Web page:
Goodenia is a genus of about 200 species, almost all of which are confined to Australia although a few occur in the islands to the north. The genus gives its name to the Goodeniaceae family which includes several other well known genera including Lechenaultia, Dampiera and Scaevola. With a few exceptions goodenias, generally, are not widely cultivated despite the fact that most are small shrubs or herbs with colourful flowers and well suited to smaller gardens.
Goodenia ovata, shown here and commonly called the hop goodenia, is a flowering plant endemic to Australia. It grows in all states except Western Australia and the Northern Territory, near the coast as well as in drier inland areas. The plant is usually a fast-growing groundcover, though upright shrubby forms also exist. As a shrub it grows to about 2 m high. Goodenia ovata has glossy green ovate (oval) shaped, serrated leaves, and yellow flowers. It flowers for most of the year, but especially from October till March.
James Edward Smith named the species. The species name ovata refers to the oval leaves. It is a shrub that can reach 2 m high, with either an upright or spreading habit. The leaves are oval and slightly sticky, measuring 3–8 cm in length by 1–4 cm across. They have serrated margins and sit on 3 cm long petioles. Goodenia ovata grows on medium-nutrient clay soils derived from shale, as well as siltstone and sandstone, in areas of good drainage in a partly-shaded location in moist eucalypt forests alongside Themeda australis and under such trees as turpentine (Syncarpia glomulifera) or blackbutt (Eucalyptus pilularis), or in open forest under swamp oak (Casuarina glauca), forest red gum (Eucalyptus tereticornis), thin-leaved stringybark (E. eugenioides), or woollybutt (E. longifolia).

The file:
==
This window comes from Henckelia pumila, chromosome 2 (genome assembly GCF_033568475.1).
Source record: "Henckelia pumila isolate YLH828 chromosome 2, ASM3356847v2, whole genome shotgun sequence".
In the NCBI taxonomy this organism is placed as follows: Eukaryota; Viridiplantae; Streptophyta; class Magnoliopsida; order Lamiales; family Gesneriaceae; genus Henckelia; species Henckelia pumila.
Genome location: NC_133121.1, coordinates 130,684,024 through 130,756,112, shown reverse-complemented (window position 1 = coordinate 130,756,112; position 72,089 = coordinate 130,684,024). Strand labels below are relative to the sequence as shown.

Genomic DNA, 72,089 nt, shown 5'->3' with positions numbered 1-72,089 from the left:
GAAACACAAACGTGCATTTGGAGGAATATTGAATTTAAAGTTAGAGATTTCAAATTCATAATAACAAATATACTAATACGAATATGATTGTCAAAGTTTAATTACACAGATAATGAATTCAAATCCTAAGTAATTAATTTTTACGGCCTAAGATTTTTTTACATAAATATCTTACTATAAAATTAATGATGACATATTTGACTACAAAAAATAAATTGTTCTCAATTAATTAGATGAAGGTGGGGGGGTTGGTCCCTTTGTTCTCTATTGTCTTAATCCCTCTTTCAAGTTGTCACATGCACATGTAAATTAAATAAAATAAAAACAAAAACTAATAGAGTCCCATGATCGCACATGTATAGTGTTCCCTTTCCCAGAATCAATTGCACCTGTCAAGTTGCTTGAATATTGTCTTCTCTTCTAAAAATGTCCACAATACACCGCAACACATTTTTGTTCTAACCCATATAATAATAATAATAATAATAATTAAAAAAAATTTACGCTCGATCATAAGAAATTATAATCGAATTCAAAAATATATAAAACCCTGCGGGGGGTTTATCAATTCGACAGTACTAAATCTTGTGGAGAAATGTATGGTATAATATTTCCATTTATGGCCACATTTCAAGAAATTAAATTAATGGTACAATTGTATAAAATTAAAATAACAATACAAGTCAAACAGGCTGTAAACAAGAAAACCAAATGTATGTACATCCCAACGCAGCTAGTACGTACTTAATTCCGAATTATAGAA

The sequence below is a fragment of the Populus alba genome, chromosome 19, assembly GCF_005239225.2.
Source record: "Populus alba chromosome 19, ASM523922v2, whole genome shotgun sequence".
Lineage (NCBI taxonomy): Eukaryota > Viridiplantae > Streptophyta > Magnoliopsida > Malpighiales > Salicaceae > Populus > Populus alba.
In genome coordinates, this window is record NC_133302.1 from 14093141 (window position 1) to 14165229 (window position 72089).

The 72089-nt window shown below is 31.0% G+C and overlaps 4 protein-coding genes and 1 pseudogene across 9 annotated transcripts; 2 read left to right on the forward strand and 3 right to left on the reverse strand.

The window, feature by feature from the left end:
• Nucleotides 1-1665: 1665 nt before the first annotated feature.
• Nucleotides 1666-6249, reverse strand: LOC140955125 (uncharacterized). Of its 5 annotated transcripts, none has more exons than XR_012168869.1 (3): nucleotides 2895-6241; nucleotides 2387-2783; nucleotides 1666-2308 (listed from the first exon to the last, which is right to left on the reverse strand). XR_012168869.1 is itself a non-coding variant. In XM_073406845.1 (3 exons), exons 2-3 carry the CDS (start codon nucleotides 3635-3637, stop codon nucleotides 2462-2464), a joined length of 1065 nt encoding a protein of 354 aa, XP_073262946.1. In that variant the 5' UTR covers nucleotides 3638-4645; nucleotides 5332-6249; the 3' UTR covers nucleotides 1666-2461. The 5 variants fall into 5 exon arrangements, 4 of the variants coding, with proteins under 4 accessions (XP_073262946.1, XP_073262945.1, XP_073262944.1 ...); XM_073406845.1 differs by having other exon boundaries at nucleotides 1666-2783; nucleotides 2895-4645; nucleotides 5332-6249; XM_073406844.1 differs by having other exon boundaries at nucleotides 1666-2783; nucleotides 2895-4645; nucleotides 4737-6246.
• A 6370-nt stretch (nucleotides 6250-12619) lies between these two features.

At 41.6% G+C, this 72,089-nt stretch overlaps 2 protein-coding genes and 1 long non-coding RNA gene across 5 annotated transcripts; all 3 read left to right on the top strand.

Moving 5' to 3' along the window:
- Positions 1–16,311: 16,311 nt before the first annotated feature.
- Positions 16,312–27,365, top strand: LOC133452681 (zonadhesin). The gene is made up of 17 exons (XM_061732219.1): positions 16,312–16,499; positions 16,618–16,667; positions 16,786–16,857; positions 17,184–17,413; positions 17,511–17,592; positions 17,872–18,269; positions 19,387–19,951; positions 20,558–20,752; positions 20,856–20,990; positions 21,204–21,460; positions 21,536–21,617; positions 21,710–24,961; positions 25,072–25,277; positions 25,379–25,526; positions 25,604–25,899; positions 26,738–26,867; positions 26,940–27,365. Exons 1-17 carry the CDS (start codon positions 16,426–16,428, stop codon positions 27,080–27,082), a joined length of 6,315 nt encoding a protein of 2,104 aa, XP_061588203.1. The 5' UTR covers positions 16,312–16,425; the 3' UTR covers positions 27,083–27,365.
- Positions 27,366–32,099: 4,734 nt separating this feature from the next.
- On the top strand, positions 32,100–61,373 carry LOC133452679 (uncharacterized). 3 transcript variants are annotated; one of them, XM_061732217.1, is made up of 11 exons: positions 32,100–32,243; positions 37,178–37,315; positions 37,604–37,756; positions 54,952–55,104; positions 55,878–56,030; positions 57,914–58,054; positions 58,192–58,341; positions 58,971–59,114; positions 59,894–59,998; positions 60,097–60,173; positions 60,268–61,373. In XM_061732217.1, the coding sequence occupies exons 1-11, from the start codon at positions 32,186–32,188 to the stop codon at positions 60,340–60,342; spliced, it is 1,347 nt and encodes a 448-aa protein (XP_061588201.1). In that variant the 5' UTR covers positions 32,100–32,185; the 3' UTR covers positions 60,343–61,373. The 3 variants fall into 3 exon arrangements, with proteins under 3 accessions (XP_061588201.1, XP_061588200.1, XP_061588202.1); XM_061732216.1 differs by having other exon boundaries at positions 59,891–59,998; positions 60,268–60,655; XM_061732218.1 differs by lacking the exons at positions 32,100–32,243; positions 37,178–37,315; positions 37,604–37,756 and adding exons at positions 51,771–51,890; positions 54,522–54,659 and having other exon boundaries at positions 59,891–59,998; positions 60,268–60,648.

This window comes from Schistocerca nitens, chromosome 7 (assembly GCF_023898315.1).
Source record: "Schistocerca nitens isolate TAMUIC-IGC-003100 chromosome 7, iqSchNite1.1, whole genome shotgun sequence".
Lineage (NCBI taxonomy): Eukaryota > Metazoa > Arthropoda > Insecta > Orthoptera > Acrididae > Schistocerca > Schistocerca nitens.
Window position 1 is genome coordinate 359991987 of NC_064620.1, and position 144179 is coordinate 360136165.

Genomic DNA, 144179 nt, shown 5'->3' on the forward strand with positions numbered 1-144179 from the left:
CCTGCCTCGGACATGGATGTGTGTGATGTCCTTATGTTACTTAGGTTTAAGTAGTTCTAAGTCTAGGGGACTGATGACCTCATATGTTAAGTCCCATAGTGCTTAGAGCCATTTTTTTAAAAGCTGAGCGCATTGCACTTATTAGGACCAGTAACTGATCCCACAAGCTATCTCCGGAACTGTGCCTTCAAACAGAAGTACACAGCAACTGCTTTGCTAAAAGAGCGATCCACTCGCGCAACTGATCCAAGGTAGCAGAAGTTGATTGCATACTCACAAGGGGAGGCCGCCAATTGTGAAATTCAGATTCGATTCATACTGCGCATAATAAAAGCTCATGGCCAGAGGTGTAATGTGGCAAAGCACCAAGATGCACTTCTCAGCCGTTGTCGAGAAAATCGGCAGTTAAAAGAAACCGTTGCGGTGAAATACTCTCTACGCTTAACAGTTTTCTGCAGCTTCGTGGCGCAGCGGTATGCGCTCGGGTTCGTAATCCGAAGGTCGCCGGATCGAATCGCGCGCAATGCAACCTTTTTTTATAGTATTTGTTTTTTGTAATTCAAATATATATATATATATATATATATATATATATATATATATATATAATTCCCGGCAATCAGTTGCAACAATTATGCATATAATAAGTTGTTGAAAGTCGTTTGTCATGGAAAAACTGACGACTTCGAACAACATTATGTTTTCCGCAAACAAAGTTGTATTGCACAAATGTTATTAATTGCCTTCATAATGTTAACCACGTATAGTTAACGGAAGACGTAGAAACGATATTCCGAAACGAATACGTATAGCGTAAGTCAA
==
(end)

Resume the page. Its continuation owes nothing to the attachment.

In cultivation, the species prefers a situation in part shade and with some moisture. It copes with a range of soil types and tolerates moderate frost. Fast-growing, it can be used as a "filler" plant in the garden. It is readily propagated by cuttings. This species is not widely cultivated as it is perceived to have a "weedy" growth habit. It tends to grow quickly and can become open and untidy. However, it responds well to hard pruning and is a good plant to use as a quick-growing "filler". A recent introduction is a completely prostrate form. This has a lot to offer as a quick growing and robust ground cover, although it does not tolerate extended dry conditions well.
This post is part of the Floral Friday Fotos meme.